Errol Morris (The Fog of War) profiles legendary photographer Elsa Dorfman, whose subjects have included such friends as Allen Ginsberg, Bob Dylan, and Jonathan Richman.
The B-Side: Elsa Dorfman's Portrait Photography
Known for his profiles of morally challenged men in The Fog of War and The Unknown Known, Morris brings a different tone in The B-Side. He has clear affection for Dorfman. Rather than using his trademark Interrotron camera, which compels subjects to stare into his lens, he interviews her roaming freely, leafing through photos in her studio.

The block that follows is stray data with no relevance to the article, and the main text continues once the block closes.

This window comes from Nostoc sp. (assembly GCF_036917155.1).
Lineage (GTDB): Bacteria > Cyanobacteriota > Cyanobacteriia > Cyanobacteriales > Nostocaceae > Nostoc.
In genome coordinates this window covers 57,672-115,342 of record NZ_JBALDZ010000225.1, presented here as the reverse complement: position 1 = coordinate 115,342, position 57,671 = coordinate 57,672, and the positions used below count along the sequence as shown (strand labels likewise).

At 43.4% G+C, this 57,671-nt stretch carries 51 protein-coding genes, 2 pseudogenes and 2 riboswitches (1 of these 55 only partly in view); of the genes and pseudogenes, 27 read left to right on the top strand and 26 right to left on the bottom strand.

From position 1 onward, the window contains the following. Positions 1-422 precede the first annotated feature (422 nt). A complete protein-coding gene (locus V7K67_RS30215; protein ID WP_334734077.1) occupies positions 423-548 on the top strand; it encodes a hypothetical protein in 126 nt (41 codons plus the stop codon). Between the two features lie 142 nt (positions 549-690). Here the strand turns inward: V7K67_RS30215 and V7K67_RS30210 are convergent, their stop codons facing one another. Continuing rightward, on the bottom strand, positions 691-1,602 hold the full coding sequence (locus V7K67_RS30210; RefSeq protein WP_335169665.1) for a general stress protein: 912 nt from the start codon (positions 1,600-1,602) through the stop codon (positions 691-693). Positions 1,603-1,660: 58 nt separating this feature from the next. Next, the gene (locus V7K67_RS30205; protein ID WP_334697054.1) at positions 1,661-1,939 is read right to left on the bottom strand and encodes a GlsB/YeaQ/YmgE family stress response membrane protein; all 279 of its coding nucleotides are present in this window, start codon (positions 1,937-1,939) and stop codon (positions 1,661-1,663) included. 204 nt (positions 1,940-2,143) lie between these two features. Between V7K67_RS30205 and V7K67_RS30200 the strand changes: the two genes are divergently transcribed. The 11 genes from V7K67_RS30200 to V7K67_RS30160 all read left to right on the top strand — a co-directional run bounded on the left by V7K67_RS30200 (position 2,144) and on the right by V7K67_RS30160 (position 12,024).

In her Boston accent, Dorfman describes herself as "a nice Jewish girl" who started in publishing and grew close to the leading Beat poets. At age 28 she took up photography, taking memorable pictures of authors, poets, and musicians — including Bob Dylan. She eventually gained access to one of Polaroid's few large-format cameras. "My style of photography is very literary," she says, "influenced by Ginsberg's poetry in the acceptance of detail, everydayness. What you're wearing is okay and who you are is okay. You don't have to be cosmeticized." For her portrait clients, she took two pictures. The client got one and she kept "the B-side." For music fans, the B-sides of vinyl singles had a reputation for being unpredictable and extra precious. The same can be said for Morris' touching portrait of Dorfman.
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